At a recent GTCbio conference I had a conversation with a well-known and highly accomplished Professor about his interaction with a group of graduate students. The Professor was apparently invited to give a guest-lecture and it is common to engage with graduate students during these visits. The Professor was sitting on a round table with 20 graduate students or postdoctoral fellows. He asked them “before starting your graduate studies how many of you intended to pursue a career in academia after graduation?” A total of 15 out of 20 students lifted their hands. Then he asked the question “now how many of you intend to pursue a career in academia after graduation?” Only 2 out of 20 students lifted their hands.

This conversation reminded me of the questions that I faced when I was in graduate school many years ago. The question was not new, but the answer was very different than what I remember from back then. It is true that a very small percentage of students are willing to take the route of being an academic researcher. Much of this change is attributed to the herculean task of getting grant funding, which to a large extent determines the future of an academic researcher.

The Professor and I went on to discuss that many of these young professionals are faced with one of the two broad options listed below:

  1. Find job opportunities in the industry
  2. Continue in academia but work on getting industry funding in addition to government funding

degree750 - What is the future of graduate students and post-doctoral fellows in life sciences?

Each one of these options require specific skill sets, which are typically not part of the curriculum at any graduate school. A few pharma companies are offering postdoctoral positions to facilitate a better transition from academia to industry. While these opportunities seem to provide a great transitional platform, these positions are limited. Moreover, there industry postdoctoral positions are not available for all disciplines.

I have known many talented doctoral candidates and postdoctoral fellows who struggled to find their way into sustainable academic or industry careers. It is critical for these young professionals to have good mentors and to acquire good partnering skills to excel in the current environment. The conversation with the Professor and other similar considerations has motivated me to incorporate specific opportunities for young professionals at all the future GTCbio conferences. As our conferences offer small and focused platforms within a specific scientific discipline, these will be effective vehicles to facilitate specific mentoring and partnering sessions as described below:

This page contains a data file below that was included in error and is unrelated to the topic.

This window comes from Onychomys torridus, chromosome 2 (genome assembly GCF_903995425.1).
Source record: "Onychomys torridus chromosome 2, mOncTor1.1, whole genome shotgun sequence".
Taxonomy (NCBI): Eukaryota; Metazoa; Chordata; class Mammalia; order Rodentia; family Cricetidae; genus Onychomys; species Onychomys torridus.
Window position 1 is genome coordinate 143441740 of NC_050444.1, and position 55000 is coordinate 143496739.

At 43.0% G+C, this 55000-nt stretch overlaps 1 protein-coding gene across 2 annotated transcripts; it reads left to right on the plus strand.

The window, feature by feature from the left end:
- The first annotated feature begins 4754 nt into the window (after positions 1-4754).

1. From Summer 2017 all GTCbio conferences will include “Breakfast with Mentors from Academia and Industry”, where young professionals can sign up to spend more time with senior faculty and corporate executives to receive expert advice and guidance.
  2. From Fall 2017 we are engaging Program Partners and interested organizations in Focus Group Meetings (FGM) that will be held on the evening before the actual conference. These FGMs are meant to facilitate partnering at various levels, and we will be inviting a few selected young professionals to participate in these meetings to acquire skills that would prepare them to find and build successful partnerships. In addition, we will have a session focused on partnering between academia and industry in all our future conferences.

I strongly believe that GTCbio conferences will turn into effective mentoring and partnering platforms. Visit the Education page on our website for more information. Please forward this information to any young professional or their PI that may benefit from this opportunity. I would also appreciate any feedback!

How conferences can be transformational platforms?

Satish Medicetty | March 2nd, 2017

A month ago I shared my initial thoughts on how gtcbio is promoting a “Drive Together” concept to change conferences to transformational platforms. The image below will provide a high-level overview of our approach.  All our platforms will be built on key central pillars: content, stakeholders, relationships and connectivity.  Each individual pillar will have its own support system and “Together we Drive the Future”.

transformational platforms - How conferences can be transformational platforms?

Changing conferences to transformational platforms

Satish Medicetty | February 2nd, 2017

Few months ago when I acquired GTCbio, a company that develops and organizes conferences, my colleagues and friends were wondering if this was a change in my biotech & pharma career path. However, I see this as a strategic opportunity to create a platform that can discuss new  ideas and technologies to enable transformation of future healthcare options. I believe this will allow me to be a part of many new projects and teams, and also create great opportunities for other professionals. Whether it is a diagnostic or a therapeutic everything starts with an idea that requires researchers, clinicians, investors, policy makers and eventually the patients to “Come Together” as a team to turn it into a healthcare option. The “Come Together” part is what a typical conference/meeting does, however just coming together is not sufficient. It is important to turn a conference into a transformational platform that promotes the concept of “Drive Together” to get the best results. In line with my vision we have a new tagline for GTCBio – “Together we Drive the Future”.

I hope to share my thoughts and how we are creating conferences that will promote the “Drive Together” concept and I would welcome any feedback and ideas from you all. Historically GTCbio has been conducting small conferences that will provide better networking opportunities for all attendees. We are in the process of implementing several changes that we believe will change our conferences to transformational platforms. Stay tuned for more …..